Free Speech Movement Short Histories

We call ourselves “veterans,” not of a war, but of a movement. On October 1, 1964, hundreds of us surrounded a police car on the Berkeley campus of the University of California and refused to allow the police to arrest Jack Weinberg, a graduate student in mathematics who was ‘manning’ a table for the Congress of Racial Equality on the campus’s central Sproul Hall Plaza. We held the car for 32 hours with Jack inside and 950 police massed just outside the campus’s main entrance waiting for orders to commence an assault to break us up. Shortly before 7 PM on Friday, October 3, student negotiators led by Mario Savio, who was to become the primary spokesperson for the Movement, had reached an intermediary agreement with the University President. The Free Speech Movement was born. It lasted through mid-December. In the end, after a sit-in in the main administration building that resulted in the arrests of nearly 800 students, a strike of faculty, graduate students, and staff sanctioned by the local labor council that paralyzed the campus, and the support of the entire leadership of the Black-led Civil Rights Movement, beginning with Dr. Martin Luther King, Jr., we won our central demands.  On December  14, the Regents of the University of California stated that, “henceforth, regulations governing freedom of speech on university campuses will not go beyond the purview of the First and Fourteenth Amendments to the U.S. Constitution.” Regulations governing freedom of speech changed on virtually every campus in the country, ending the Communist Speakers’ bans, and most importantly allowing students and faculty to engage in political dialogue and organizing with less fear of arbitrary administrative reprisal.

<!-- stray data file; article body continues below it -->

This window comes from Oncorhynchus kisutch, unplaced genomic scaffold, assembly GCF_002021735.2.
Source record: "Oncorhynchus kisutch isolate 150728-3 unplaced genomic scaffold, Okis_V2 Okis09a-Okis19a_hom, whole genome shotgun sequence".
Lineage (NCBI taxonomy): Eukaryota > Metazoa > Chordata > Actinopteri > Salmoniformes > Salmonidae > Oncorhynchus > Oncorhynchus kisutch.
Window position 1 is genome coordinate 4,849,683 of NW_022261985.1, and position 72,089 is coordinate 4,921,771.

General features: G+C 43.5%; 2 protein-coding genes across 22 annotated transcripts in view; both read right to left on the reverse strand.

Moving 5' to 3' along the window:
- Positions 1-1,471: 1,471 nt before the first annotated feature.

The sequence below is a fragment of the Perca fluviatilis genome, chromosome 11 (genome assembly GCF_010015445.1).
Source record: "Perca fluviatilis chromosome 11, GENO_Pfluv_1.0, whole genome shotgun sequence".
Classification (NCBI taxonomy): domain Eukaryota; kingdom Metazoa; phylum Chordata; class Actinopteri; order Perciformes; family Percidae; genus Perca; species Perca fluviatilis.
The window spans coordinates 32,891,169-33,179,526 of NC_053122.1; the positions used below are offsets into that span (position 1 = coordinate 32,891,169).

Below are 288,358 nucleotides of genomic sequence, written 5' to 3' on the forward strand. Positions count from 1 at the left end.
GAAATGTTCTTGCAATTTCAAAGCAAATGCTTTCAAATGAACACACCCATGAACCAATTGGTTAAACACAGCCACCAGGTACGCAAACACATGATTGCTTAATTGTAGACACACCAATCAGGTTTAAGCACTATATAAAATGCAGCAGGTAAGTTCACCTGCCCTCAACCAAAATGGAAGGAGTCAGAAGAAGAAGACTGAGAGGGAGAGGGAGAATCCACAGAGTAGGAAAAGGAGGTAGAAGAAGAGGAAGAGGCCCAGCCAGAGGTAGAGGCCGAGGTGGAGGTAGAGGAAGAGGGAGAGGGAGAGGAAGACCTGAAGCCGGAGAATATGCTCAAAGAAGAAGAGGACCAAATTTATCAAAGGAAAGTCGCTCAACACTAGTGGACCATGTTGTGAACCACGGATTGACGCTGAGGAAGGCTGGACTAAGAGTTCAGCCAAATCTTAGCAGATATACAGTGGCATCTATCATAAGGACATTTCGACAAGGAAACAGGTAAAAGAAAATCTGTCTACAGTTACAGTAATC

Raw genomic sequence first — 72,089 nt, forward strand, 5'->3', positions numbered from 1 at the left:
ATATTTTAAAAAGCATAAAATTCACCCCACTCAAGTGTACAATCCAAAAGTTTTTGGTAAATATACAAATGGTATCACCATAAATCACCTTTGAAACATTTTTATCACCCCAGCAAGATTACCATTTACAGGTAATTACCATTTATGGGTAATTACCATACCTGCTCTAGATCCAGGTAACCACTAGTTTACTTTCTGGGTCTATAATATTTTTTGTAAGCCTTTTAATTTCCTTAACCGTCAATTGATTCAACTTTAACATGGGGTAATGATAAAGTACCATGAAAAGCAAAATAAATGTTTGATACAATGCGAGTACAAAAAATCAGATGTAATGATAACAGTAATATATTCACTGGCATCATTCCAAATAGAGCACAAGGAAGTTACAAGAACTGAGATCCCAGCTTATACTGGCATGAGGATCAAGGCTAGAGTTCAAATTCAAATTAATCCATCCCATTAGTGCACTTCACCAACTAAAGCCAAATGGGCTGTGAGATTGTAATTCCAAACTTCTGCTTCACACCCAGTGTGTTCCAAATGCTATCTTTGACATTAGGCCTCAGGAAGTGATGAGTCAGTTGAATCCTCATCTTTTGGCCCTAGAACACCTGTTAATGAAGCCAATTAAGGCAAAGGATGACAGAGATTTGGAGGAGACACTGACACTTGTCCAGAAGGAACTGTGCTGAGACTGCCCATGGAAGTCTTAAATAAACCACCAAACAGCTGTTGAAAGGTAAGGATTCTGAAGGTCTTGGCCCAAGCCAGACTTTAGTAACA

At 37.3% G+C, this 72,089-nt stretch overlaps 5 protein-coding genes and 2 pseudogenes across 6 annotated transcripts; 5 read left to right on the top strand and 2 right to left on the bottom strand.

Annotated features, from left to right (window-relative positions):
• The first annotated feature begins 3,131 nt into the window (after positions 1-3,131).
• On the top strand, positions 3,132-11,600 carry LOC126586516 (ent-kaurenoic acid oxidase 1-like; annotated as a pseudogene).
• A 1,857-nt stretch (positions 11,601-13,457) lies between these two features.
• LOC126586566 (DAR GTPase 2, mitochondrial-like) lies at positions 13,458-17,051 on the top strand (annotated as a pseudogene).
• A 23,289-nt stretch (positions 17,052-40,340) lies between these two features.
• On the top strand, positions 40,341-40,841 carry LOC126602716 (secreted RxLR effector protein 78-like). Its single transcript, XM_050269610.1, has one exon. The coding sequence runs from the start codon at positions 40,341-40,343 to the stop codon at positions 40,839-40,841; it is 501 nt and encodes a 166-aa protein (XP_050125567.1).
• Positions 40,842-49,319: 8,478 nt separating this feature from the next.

--Bettina Aptheker

In September 1964 the University of California administration abruptly banned political advocacy at Berkeley's traditional student free speech area at the campus' main entrance on Bancroft Way and Telegraph Avenue. Students viewed the ban as part of the backlash against their participation in the Bay area civil rights movement, especially the sit-ins against racially discriminatory employers, which had made headlines and upset powerful conservatives in the state legislature and the press. A broad coalition of students -- from Goldwater Republicans to socialists -- sought to negotiate an end to the ban. When negotiations failed mass protest erupted and a semester-long struggle for free speech ensued, which after a non-violent police car blockade, a march on the Regents meeting, a mass sit-in and mass arrest at the administration building, and a student/TA strike triumphed as Berkeley's faculty in its Academic Senate voted by a 7-1 margin on December 8, 1964 to back the Free Speech Movement's demand for an end all campus restrictions on the content of political speech.
--Robert Cohen

At the start of the fall semester in 1964, the University of California at Berkeley announced that students would no longer be allowed to distribute flyers anywhere on campus or engage in any other activity that could be considered political or social advocacy. Student activists who were involved in the civil rights movement and in advocacy for other political and social causes protested the ban. They organized themselves into the Free Speech Movement (FSM) and began a semester long series of non-violent protests that included a thirty-two hour blockade of a police car, a sit-in at the university administration building with some 800 arrests, and a campus-wide strike with support from a majority of the students and graduate teaching assistants. The Berkeley Academic Senate then voted overwhelmingly in support of the FSM’s demand for an end all campus restrictions on the content of political speech. The university administration finally acquiesced and the FSM declared victory. In addition to winning its immediate demand for student free speech rights, the FSM also became a catalyst for other university reforms and was an inspiration for the nationwide wave of student and youth-led social and political protest movements that followed.
--Jack Weinberg

Bancroft Library

Bettina's medium history

Jeff Hirsch's What Was The Free Speech Movement (pdf)

Chronologies

Robert Cohen, Teaching about the Berkeley Free Speech Movement